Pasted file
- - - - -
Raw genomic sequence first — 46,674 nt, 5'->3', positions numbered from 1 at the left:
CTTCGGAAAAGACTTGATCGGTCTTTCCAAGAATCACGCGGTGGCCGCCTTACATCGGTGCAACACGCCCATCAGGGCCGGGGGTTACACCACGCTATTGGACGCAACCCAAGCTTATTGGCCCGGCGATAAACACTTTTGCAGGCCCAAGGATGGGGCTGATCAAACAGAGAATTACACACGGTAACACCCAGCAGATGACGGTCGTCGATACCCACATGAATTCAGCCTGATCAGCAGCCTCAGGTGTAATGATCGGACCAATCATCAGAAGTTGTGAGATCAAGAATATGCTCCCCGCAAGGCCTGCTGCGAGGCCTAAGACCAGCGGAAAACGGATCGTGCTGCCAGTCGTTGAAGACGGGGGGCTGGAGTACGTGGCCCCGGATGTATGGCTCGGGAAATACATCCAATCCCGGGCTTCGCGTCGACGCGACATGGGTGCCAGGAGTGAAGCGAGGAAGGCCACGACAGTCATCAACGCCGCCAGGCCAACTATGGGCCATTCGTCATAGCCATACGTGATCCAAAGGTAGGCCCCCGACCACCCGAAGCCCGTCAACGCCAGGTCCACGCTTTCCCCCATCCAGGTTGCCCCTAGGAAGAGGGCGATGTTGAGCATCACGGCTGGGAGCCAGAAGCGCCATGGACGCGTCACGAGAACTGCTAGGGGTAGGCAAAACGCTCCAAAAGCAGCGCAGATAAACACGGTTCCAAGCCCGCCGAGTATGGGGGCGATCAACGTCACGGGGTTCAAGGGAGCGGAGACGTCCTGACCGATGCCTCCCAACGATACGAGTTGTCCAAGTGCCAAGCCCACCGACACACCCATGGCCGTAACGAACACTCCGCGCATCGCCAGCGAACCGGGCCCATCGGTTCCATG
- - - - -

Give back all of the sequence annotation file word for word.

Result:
Raw genomic sequence first — 46,674 nt, 5'->3', positions numbered from 1 at the left:
CTTCGGAAAAGACTTGATCGGTCTTTCCAAGAATCACGCGGTGGCCGCCTTACATCGGTGCAACACGCCCATCAGGGCCGGGGGTTACACCACGCTATTGGACGCAACCCAAGCTTATTGGCCCGGCGATAAACACTTTTGCAGGCCCAAGGATGGGGCTGATCAAACAGAGAATTACACACGGTAACACCCAGCAGATGACGGTCGTCGATACCCACATGAATTCAGCCTGATCAGCAGCCTCAGGTGTAATGATCGGACCAATCATCAGAAGTTGTGAGATCAAGAATATGCTCCCCGCAAGGCCTGCTGCGAGGCCTAAGACCAGCGGAAAACGGATCGTGCTGCCAGTCGTTGAAGACGGGGGGCTGGAGTACGTGGCCCCGGATGTATGGCTCGGGAAATACATCCAATCCCGGGCTTCGCGTCGACGCGACATGGGTGCCAGGAGTGAAGCGAGGAAGGCCACGACAGTCATCAACGCCGCCAGGCCAACTATGGGCCATTCGTCATAGCCATACGTGATCCAAAGGTAGGCCCCCGACCACCCGAAGCCCGTCAACGCCAGGTCCACGCTTTCCCCCATCCAGGTTGCCCCTAGGAAGAGGGCGATGTTGAGCATCACGGCTGGGAGCCAGAAGCGCCATGGACGCGTCACGAGAACTGCTAGGGGTAGGCAAAACGCTCCAAAAGCAGCGCAGATAAACACGGTTCCAAGCCCGCCGAGTATGGGGGCGATCAACGTCACGGGGTTCAAGGGAGCGGAGACGTCCTGACCGATGCCTCCCAACGATACGAGTTGTCCAAGTGCCAAGCCCACCGACACACCCATGGCCGTAACGAACACTCCGCGCATCGCCAGCGAACCGGGCCCATCGGTTCCATG